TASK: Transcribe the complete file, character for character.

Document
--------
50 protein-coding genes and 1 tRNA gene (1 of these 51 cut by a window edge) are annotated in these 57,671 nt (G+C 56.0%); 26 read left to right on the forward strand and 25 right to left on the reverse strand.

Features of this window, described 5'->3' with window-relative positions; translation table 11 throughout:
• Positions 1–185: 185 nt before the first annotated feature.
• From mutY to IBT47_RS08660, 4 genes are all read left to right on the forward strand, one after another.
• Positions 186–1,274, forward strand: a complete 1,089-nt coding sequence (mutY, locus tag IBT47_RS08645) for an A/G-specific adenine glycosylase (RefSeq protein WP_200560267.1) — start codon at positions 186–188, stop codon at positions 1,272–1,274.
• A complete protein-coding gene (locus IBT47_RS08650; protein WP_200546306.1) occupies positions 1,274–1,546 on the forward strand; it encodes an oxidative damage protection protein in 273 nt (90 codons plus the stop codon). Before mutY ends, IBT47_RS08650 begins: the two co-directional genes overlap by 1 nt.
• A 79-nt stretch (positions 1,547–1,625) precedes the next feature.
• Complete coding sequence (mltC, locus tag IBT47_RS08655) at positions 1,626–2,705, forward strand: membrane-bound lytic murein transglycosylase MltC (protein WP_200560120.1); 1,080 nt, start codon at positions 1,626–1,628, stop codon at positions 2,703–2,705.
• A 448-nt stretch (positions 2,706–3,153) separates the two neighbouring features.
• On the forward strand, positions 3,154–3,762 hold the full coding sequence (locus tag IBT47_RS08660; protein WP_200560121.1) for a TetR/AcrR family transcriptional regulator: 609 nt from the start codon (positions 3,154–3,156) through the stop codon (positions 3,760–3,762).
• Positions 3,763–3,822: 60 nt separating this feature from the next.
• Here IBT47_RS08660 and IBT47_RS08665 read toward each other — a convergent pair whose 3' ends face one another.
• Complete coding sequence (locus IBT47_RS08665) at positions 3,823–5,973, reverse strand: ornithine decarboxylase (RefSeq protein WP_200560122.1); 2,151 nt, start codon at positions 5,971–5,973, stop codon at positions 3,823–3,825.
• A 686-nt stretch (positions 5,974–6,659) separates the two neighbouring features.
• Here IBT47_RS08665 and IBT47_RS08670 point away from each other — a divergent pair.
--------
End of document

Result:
50 protein-coding genes and 1 tRNA gene (1 of these 51 cut by a window edge) are annotated in these 57,671 nt (G+C 56.0%); 26 read left to right on the forward strand and 25 right to left on the reverse strand.

Features of this window, described 5'->3' with window-relative positions; translation table 11 throughout:
• Positions 1–185: 185 nt before the first annotated feature.
• From mutY to IBT47_RS08660, 4 genes are all read left to right on the forward strand, one after another.
• Positions 186–1,274, forward strand: a complete 1,089-nt coding sequence (mutY, locus tag IBT47_RS08645) for an A/G-specific adenine glycosylase (RefSeq protein WP_200560267.1) — start codon at positions 186–188, stop codon at positions 1,272–1,274.
• A complete protein-coding gene (locus IBT47_RS08650; protein WP_200546306.1) occupies positions 1,274–1,546 on the forward strand; it encodes an oxidative damage protection protein in 273 nt (90 codons plus the stop codon). Before mutY ends, IBT47_RS08650 begins: the two co-directional genes overlap by 1 nt.
• A 79-nt stretch (positions 1,547–1,625) precedes the next feature.
• Complete coding sequence (mltC, locus tag IBT47_RS08655) at positions 1,626–2,705, forward strand: membrane-bound lytic murein transglycosylase MltC (protein WP_200560120.1); 1,080 nt, start codon at positions 1,626–1,628, stop codon at positions 2,703–2,705.
• A 448-nt stretch (positions 2,706–3,153) separates the two neighbouring features.
• On the forward strand, positions 3,154–3,762 hold the full coding sequence (locus tag IBT47_RS08660; protein WP_200560121.1) for a TetR/AcrR family transcriptional regulator: 609 nt from the start codon (positions 3,154–3,156) through the stop codon (positions 3,760–3,762).
• Positions 3,763–3,822: 60 nt separating this feature from the next.
• Here IBT47_RS08660 and IBT47_RS08665 read toward each other — a convergent pair whose 3' ends face one another.
• Complete coding sequence (locus IBT47_RS08665) at positions 3,823–5,973, reverse strand: ornithine decarboxylase (RefSeq protein WP_200560122.1); 2,151 nt, start codon at positions 5,971–5,973, stop codon at positions 3,823–3,825.
• A 686-nt stretch (positions 5,974–6,659) separates the two neighbouring features.
• Here IBT47_RS08665 and IBT47_RS08670 point away from each other — a divergent pair.